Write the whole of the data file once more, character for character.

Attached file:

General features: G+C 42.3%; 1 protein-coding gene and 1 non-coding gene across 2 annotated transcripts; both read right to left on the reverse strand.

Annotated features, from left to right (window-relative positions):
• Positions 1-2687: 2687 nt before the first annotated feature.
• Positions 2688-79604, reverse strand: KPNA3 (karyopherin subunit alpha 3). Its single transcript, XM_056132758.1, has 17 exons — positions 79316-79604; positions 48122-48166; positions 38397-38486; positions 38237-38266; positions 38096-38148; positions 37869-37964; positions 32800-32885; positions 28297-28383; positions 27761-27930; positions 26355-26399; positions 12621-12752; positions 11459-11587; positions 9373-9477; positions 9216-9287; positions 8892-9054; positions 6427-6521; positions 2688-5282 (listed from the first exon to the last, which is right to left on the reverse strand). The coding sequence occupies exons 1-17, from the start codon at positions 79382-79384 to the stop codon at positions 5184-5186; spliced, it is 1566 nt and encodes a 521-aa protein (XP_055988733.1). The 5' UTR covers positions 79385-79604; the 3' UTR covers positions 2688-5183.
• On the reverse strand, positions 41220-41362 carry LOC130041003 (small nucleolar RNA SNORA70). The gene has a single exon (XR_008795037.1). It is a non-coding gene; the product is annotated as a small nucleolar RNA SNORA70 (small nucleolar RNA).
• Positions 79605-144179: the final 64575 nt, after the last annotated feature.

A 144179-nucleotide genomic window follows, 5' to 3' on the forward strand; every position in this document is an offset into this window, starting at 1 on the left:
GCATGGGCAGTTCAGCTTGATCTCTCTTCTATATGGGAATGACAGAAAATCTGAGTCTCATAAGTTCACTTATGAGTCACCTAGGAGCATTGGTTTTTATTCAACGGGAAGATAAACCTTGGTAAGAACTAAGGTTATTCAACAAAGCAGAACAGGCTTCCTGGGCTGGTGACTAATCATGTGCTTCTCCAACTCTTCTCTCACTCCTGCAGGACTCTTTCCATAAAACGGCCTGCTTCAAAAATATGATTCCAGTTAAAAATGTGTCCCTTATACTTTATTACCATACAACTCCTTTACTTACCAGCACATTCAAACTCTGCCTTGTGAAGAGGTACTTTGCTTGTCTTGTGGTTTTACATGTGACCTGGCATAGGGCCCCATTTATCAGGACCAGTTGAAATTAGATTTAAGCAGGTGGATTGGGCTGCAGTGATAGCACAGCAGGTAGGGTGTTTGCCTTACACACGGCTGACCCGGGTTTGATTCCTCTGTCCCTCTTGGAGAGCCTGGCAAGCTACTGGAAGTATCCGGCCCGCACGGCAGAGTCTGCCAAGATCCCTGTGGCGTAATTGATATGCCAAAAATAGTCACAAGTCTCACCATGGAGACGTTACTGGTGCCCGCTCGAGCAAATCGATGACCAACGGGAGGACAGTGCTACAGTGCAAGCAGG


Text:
General features: G+C 42.3%; 1 protein-coding gene and 1 non-coding gene across 2 annotated transcripts; both read right to left on the reverse strand.

Annotated features, from left to right (window-relative positions):
• Positions 1-2687: 2687 nt before the first annotated feature.
• Positions 2688-79604, reverse strand: KPNA3 (karyopherin subunit alpha 3). Its single transcript, XM_056132758.1, has 17 exons — positions 79316-79604; positions 48122-48166; positions 38397-38486; positions 38237-38266; positions 38096-38148; positions 37869-37964; positions 32800-32885; positions 28297-28383; positions 27761-27930; positions 26355-26399; positions 12621-12752; positions 11459-11587; positions 9373-9477; positions 9216-9287; positions 8892-9054; positions 6427-6521; positions 2688-5282 (listed from the first exon to the last, which is right to left on the reverse strand). The coding sequence occupies exons 1-17, from the start codon at positions 79382-79384 to the stop codon at positions 5184-5186; spliced, it is 1566 nt and encodes a 521-aa protein (XP_055988733.1). The 5' UTR covers positions 79385-79604; the 3' UTR covers positions 2688-5183.
• On the reverse strand, positions 41220-41362 carry LOC130041003 (small nucleolar RNA SNORA70). The gene has a single exon (XR_008795037.1). It is a non-coding gene; the product is annotated as a small nucleolar RNA SNORA70 (small nucleolar RNA).
• Positions 79605-144179: the final 64575 nt, after the last annotated feature.

A 144179-nucleotide genomic window follows, 5' to 3' on the forward strand; every position in this document is an offset into this window, starting at 1 on the left:
GCATGGGCAGTTCAGCTTGATCTCTCTTCTATATGGGAATGACAGAAAATCTGAGTCTCATAAGTTCACTTATGAGTCACCTAGGAGCATTGGTTTTTATTCAACGGGAAGATAAACCTTGGTAAGAACTAAGGTTATTCAACAAAGCAGAACAGGCTTCCTGGGCTGGTGACTAATCATGTGCTTCTCCAACTCTTCTCTCACTCCTGCAGGACTCTTTCCATAAAACGGCCTGCTTCAAAAATATGATTCCAGTTAAAAATGTGTCCCTTATACTTTATTACCATACAACTCCTTTACTTACCAGCACATTCAAACTCTGCCTTGTGAAGAGGTACTTTGCTTGTCTTGTGGTTTTACATGTGACCTGGCATAGGGCCCCATTTATCAGGACCAGTTGAAATTAGATTTAAGCAGGTGGATTGGGCTGCAGTGATAGCACAGCAGGTAGGGTGTTTGCCTTACACACGGCTGACCCGGGTTTGATTCCTCTGTCCCTCTTGGAGAGCCTGGCAAGCTACTGGAAGTATCCGGCCCGCACGGCAGAGTCTGCCAAGATCCCTGTGGCGTAATTGATATGCCAAAAATAGTCACAAGTCTCACCATGGAGACGTTACTGGTGCCCGCTCGAGCAAATCGATGACCAACGGGAGGACAGTGCTACAGTGCAAGCAGG